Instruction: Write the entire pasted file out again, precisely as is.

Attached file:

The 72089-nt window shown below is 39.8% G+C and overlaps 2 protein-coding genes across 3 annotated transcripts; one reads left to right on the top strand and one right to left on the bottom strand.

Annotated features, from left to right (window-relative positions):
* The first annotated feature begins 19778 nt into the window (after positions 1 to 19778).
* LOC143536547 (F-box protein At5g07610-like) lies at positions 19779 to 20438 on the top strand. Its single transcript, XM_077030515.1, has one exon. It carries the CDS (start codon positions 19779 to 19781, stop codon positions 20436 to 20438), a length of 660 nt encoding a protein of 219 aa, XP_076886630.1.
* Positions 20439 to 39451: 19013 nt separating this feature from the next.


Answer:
The 72089-nt window shown below is 39.8% G+C and overlaps 2 protein-coding genes across 3 annotated transcripts; one reads left to right on the top strand and one right to left on the bottom strand.

Annotated features, from left to right (window-relative positions):
* The first annotated feature begins 19778 nt into the window (after positions 1 to 19778).
* LOC143536547 (F-box protein At5g07610-like) lies at positions 19779 to 20438 on the top strand. Its single transcript, XM_077030515.1, has one exon. It carries the CDS (start codon positions 19779 to 19781, stop codon positions 20436 to 20438), a length of 660 nt encoding a protein of 219 aa, XP_076886630.1.
* Positions 20439 to 39451: 19013 nt separating this feature from the next.